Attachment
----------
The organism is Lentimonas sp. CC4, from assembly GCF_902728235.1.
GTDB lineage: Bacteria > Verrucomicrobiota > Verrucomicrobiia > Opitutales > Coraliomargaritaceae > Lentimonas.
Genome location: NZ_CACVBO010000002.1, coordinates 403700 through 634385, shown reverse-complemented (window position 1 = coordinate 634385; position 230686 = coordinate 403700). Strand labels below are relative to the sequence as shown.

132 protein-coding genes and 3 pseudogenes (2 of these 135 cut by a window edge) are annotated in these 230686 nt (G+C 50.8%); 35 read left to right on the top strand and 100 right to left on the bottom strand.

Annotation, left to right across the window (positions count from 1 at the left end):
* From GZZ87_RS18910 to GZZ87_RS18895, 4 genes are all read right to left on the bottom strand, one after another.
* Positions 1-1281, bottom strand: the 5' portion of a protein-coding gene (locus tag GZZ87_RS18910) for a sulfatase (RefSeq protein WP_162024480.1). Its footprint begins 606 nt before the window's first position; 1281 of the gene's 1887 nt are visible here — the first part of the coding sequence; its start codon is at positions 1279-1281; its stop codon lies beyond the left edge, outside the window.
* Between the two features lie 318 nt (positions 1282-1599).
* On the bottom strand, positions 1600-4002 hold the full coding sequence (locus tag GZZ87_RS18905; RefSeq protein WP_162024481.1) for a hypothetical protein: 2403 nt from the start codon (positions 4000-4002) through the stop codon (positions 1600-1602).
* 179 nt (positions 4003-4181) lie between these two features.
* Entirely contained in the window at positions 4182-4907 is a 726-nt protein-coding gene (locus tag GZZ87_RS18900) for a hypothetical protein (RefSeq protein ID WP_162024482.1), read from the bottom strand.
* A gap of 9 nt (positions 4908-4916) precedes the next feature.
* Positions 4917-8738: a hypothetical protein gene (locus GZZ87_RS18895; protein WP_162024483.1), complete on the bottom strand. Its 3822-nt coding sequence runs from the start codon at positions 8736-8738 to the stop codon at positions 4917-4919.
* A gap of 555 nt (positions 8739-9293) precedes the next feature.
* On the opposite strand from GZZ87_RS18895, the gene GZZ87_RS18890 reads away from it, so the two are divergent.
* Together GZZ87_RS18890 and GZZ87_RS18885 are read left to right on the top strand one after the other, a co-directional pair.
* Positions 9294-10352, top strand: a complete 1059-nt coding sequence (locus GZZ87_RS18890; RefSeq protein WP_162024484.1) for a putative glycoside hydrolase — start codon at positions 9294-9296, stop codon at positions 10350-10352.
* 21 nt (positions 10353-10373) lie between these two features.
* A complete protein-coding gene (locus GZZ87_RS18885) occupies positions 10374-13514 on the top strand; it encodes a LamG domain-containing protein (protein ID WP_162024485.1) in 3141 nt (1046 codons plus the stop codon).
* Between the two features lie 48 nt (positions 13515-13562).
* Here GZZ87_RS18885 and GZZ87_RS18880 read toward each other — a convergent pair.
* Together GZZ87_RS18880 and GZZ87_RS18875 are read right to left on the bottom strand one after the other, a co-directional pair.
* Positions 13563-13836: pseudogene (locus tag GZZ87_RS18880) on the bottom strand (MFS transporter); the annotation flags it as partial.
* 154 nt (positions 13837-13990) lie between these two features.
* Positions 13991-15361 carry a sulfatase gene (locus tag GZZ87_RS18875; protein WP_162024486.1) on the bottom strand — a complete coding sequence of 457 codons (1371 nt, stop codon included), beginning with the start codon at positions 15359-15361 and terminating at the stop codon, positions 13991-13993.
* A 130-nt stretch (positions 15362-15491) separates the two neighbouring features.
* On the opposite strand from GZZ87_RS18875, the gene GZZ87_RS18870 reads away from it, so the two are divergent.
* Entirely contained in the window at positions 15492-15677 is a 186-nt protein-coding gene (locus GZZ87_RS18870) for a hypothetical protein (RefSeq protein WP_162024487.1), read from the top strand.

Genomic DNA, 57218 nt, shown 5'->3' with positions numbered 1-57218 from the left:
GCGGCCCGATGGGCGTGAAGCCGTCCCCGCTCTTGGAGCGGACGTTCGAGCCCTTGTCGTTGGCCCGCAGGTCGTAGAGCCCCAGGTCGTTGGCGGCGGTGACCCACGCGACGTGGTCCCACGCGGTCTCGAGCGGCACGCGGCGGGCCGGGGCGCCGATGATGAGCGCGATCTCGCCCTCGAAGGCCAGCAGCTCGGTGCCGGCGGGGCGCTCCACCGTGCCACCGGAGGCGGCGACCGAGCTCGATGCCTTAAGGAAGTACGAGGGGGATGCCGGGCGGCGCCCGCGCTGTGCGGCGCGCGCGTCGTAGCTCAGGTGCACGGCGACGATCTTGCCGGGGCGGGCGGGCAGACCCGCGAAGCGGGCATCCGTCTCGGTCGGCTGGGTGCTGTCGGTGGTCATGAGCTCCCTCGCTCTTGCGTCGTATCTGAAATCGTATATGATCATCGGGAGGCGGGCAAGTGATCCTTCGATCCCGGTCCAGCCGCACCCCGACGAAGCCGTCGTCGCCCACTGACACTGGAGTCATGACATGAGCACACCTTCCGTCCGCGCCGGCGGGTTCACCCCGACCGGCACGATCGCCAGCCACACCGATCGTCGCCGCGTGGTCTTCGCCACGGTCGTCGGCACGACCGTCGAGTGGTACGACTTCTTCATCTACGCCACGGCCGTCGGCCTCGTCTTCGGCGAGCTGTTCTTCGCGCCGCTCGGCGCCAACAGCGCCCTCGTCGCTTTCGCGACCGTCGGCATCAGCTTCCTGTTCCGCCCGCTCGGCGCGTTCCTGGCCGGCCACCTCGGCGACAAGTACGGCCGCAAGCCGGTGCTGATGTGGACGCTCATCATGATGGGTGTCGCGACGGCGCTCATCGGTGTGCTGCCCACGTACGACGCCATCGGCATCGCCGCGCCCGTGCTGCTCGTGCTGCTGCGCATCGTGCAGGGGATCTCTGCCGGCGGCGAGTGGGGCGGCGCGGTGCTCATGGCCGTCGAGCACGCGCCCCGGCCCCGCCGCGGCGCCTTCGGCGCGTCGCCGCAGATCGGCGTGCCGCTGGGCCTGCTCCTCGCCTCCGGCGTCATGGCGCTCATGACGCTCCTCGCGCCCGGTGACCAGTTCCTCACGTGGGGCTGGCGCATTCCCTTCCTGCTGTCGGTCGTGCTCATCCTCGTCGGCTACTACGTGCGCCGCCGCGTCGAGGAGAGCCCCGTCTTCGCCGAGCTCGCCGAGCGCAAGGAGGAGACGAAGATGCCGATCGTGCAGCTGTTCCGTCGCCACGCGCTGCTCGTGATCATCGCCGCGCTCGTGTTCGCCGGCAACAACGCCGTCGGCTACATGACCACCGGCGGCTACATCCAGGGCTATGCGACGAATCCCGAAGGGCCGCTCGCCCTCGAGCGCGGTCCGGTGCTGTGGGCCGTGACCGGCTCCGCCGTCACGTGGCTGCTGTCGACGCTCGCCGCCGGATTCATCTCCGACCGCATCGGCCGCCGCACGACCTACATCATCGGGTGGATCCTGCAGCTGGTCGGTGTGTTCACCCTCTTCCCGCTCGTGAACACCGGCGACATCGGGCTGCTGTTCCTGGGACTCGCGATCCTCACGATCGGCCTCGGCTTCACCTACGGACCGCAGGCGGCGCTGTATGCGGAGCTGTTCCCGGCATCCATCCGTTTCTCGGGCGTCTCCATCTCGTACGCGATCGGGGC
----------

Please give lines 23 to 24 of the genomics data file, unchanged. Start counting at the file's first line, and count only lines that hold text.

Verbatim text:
* Positions 13563-13836: pseudogene (locus tag GZZ87_RS18880) on the bottom strand (MFS transporter); the annotation flags it as partial.
* 154 nt (positions 13837-13990) lie between these two features.